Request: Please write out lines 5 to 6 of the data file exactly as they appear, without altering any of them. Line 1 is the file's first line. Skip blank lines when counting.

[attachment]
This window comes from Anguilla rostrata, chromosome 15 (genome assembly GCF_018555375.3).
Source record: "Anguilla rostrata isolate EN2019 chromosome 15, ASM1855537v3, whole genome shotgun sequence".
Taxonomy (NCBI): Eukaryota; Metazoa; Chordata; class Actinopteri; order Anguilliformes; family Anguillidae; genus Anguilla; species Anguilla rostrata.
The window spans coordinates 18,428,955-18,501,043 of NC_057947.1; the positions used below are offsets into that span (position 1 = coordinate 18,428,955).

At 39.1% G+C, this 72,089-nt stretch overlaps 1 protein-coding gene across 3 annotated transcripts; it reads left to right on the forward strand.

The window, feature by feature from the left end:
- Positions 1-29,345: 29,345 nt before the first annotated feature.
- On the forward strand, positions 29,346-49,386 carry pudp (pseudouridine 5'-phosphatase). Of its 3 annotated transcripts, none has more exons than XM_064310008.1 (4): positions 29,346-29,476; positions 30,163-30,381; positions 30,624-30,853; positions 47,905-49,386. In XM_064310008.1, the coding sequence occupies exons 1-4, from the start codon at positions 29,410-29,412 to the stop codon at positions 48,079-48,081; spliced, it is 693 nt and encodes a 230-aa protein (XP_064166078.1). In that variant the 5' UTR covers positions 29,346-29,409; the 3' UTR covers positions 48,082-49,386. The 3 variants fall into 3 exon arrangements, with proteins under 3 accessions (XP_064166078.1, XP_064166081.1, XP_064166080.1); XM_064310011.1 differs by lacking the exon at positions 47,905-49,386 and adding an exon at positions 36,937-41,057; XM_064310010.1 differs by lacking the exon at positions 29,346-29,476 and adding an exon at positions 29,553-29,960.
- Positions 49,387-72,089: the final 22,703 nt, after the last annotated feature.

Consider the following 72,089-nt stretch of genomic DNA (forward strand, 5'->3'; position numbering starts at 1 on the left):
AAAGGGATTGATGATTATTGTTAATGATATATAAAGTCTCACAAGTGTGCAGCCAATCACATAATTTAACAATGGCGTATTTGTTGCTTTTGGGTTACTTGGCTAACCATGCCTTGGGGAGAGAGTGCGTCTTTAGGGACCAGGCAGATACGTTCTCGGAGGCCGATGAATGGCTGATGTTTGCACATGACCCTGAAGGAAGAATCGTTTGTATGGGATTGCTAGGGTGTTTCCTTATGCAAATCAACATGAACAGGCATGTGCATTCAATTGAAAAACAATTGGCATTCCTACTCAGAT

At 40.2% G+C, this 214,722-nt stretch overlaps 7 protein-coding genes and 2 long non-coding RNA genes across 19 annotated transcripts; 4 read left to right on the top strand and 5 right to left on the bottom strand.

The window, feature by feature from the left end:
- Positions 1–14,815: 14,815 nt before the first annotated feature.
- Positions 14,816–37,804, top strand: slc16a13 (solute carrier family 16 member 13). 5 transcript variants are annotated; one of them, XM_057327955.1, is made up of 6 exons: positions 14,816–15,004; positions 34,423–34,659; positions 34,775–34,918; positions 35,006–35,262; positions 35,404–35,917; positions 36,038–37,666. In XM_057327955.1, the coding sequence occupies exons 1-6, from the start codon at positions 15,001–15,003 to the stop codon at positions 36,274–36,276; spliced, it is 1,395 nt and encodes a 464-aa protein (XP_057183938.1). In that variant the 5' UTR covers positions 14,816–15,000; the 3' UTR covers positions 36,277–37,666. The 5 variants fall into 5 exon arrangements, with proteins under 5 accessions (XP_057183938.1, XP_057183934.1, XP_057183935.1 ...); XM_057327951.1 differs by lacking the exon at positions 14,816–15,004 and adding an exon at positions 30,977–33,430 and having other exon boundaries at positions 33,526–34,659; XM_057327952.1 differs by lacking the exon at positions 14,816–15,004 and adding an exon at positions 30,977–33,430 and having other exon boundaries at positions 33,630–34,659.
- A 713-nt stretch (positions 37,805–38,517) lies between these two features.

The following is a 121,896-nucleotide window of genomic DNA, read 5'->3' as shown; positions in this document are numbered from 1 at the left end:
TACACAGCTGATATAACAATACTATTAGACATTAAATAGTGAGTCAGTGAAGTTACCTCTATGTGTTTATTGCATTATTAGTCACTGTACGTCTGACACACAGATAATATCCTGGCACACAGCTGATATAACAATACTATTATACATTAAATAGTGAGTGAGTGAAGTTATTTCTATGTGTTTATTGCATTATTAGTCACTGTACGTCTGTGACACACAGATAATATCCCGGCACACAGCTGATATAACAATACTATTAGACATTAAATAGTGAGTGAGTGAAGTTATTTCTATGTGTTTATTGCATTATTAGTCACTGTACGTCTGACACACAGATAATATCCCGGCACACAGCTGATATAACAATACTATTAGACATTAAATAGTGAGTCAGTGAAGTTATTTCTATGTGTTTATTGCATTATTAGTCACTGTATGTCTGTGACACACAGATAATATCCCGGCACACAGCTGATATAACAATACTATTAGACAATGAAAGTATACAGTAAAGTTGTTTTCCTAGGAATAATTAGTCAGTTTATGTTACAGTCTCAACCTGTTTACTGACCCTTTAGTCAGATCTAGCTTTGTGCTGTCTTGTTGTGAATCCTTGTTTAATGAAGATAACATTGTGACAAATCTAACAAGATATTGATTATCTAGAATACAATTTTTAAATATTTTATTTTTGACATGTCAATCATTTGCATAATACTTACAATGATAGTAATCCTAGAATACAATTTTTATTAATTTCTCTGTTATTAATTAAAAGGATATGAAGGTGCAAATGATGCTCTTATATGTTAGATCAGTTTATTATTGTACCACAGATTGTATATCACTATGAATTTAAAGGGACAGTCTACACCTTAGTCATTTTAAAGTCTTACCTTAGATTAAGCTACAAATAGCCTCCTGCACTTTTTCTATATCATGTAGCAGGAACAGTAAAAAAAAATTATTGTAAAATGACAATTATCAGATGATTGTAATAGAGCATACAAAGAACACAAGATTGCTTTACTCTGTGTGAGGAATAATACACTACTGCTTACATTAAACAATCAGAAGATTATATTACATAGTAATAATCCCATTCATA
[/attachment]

At 39.1% G+C, this 72,089-nt stretch overlaps 1 protein-coding gene across 3 annotated transcripts; it reads left to right on the forward strand.

The window, feature by feature from the left end: